(this ended up longer than expected but hopefully its useful…)
I don’t use aliases simply because I prefer to think in terms of the specific concepts as I put them into the zettelkasten. This reinforces the ideas as a cohesive interlinked framework that is etched a bit deeper into my mind each time and which begins shaping how I see and interact with new information, finding ways to incorporate it into my existing mental models. This is how we build up our mental models which we use as lenses through which we understand the world around us. Learning something new then becomes an extension of an existing branch of knowledge, so my ZK evolution is directional in that it expands in particular directions (as opposed to being a place where information is thrown in haphazardly without intentional links to it), similar to an amoeba moving through space to find food. Though I don’t agree with him on much, Jordan Peterson describes much the same thing in this short video on note taking: Jordan Peterson: Don't Take Notes During Lecture! - YouTube
For this purpose, I don’t want to have to be presented via autocompletion with
[[abstractions leak (202104101809)]] and
[[abstractions leak (202103101209)]] and
[[abstractions bleed into each other (202104101809)]] .
What is the difference between that and seeing exactly the same things as aliases without the suffixes?
What I’ve found in my own archive is that not only is there no issue with having notes with slightly divergent titles but in fact they help tease out potentially subtle nuances between them that I had not considered before. Sometimes this happens intentionally and sometimes accidentally. (ex: I am in a hurry and forget that I wrote about
X and make a link to
X' to get my thoughts/learning/whatever into the note) What happens is eventually I realize this and then can analyze them to see if they truly represent separate ideas or not. If so then perhaps one or both should get slightly reworded titles. Or they should be merged into a single note.
When I find notes that need to be reworked or merged I simply tag them with
#refactor and a statement of what/why, and eventually I will get around to updating them. Out of about 800+ notes in my ZK 29 are tagged for refactoring to some degree, several of which are tagged to consider merging two notes together. Ex: I have two notes named
Generic topic-based note tagging is an anti-pattern and
Create a personal idea ontology instead of adopting the terms of others that are tagged with a note that they may well need to be merged at some point. Even though I don’t have “refactoring days” where I spend time cleaning up, I do occasionally work on one when I come across the tag during regular use of the ZK. And even when I don’t make any changes (which is often) the tag acts as a signal that this note is “a bit messy” so I take that into account when I read it.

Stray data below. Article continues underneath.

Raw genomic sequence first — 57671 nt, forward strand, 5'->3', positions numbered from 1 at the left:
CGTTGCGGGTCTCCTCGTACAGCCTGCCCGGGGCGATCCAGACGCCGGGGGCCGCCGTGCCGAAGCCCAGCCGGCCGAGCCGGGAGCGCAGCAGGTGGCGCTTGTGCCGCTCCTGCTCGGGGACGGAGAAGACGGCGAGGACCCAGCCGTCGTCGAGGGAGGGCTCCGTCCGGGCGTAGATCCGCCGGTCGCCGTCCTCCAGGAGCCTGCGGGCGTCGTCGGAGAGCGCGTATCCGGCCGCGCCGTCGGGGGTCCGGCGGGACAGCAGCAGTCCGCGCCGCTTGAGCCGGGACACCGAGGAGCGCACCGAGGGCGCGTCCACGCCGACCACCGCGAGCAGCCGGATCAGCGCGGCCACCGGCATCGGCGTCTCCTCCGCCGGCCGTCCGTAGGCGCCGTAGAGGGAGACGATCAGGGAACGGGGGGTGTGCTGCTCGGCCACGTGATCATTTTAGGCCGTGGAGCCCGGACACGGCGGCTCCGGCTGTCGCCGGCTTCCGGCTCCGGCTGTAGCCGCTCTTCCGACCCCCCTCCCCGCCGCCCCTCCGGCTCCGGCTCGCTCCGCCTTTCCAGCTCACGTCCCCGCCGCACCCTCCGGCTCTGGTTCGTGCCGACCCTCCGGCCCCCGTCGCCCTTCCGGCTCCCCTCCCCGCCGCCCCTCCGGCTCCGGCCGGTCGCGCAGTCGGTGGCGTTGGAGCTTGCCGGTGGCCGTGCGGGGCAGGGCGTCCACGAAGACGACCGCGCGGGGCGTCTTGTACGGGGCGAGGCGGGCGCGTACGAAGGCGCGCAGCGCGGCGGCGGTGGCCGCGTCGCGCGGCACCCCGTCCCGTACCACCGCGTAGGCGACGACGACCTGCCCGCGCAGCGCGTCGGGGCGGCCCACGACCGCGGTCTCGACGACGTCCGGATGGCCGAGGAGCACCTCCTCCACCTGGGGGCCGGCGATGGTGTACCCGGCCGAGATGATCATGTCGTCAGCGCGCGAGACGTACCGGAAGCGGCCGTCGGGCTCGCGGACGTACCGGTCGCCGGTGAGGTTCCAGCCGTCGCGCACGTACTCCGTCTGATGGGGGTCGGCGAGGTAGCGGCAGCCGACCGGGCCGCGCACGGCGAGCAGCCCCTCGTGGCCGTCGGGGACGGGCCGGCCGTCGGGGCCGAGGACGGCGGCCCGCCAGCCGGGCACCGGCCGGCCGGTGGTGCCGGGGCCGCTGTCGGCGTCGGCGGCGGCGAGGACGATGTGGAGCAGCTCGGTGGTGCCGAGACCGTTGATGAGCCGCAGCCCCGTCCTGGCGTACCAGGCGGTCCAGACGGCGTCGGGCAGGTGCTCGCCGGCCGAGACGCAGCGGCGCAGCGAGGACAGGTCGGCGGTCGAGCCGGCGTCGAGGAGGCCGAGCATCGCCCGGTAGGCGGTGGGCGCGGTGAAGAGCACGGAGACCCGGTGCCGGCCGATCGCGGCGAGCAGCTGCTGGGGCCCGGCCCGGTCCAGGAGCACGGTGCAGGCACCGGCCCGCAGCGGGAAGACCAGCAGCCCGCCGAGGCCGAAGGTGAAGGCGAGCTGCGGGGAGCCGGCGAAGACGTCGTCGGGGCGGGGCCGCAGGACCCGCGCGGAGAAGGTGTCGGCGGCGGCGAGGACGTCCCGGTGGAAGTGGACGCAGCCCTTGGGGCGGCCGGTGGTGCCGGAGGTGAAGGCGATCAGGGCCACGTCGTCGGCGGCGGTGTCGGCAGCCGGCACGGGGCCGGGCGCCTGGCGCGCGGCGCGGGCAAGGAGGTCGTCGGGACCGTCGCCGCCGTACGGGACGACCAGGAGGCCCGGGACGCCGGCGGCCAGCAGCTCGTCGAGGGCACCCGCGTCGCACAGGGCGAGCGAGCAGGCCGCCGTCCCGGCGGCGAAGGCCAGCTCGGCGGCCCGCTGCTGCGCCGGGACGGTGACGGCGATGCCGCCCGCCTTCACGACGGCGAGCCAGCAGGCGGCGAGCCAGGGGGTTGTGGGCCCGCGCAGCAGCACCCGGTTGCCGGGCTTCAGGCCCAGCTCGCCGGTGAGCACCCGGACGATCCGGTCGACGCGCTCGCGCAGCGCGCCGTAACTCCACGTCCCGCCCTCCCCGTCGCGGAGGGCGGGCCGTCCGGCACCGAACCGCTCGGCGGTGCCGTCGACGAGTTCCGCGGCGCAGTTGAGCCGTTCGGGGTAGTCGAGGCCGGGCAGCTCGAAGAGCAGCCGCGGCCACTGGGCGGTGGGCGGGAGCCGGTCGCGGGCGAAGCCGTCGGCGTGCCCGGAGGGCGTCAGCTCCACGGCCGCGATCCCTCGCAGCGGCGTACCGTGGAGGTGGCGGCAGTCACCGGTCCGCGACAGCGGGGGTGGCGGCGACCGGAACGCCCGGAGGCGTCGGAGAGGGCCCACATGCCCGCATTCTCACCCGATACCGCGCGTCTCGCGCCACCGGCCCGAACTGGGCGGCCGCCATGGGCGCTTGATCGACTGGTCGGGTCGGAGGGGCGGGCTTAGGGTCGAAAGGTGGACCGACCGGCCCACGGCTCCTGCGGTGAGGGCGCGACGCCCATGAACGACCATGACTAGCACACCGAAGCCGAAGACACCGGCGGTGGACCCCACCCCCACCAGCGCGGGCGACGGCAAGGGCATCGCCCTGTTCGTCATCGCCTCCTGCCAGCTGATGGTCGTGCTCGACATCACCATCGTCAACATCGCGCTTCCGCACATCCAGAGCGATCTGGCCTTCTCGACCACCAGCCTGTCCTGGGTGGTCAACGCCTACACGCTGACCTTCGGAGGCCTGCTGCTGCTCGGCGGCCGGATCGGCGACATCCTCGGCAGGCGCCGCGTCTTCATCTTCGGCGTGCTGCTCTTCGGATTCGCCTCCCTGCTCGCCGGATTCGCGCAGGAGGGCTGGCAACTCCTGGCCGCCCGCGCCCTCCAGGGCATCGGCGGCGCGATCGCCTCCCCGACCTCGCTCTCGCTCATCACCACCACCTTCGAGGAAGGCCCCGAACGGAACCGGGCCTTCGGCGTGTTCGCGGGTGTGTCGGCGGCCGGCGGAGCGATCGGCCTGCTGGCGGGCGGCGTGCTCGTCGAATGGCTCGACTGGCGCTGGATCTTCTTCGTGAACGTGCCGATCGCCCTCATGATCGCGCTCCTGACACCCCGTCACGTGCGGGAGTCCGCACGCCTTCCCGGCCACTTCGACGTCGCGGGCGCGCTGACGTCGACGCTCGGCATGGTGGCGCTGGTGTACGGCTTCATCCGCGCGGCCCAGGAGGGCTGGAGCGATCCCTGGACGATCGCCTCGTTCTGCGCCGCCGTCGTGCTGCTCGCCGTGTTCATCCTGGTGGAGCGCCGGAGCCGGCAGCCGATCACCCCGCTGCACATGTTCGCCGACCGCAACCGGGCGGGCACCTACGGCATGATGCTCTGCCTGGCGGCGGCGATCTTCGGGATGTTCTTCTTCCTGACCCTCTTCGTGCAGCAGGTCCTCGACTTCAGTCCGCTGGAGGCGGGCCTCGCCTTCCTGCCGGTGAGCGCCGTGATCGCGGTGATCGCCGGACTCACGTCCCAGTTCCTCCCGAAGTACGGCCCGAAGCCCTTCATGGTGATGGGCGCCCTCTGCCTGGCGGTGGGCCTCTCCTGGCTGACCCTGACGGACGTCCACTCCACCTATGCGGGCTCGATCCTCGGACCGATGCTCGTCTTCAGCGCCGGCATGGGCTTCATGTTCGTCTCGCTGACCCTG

In other cases there is no need to rework or merge them because even though they are closely related they are distinct enough that it’s worth keeping them separate. For example I have a note titled
Discard information to gain clarity which is closely related to (but slightly different from)
Bound a problem to gain control. They are both applicable to thinking and decision making, but the first is also applicable to things signal processing, networking, statistics (binning), and other domains while the second is not applicable to those but is applicable to certain types of computational decision algorithms. If I follow a link to one I can follow its link to the related note (in either direction) if desired.
If I were to find “Abstractions bleed into each other” a more appropriate title I would simply rename the note so as to update my mental model. (I don’t happen to agree with that particular statement because there are other specific aspects of leaky abstractions that I’m focused on, but that’s beside the point and reflects my views, while yours are equally valid and work for you)
The ID suffix was added because I use external tools to add notes to my vault so I needed a means to ensure there would never be a collision. For example, Alfred. If I accidentally typed the name of a note that already exists into it I didn’t want it to accidentally overwrite an existing note, since this is supposed to be my prized collection of lifelong knowledge.
Now that I’ve split my vaults I suspect there will be less automated insertion into the ZK vault, as it should be, so the IDs may eventually become unnecessary.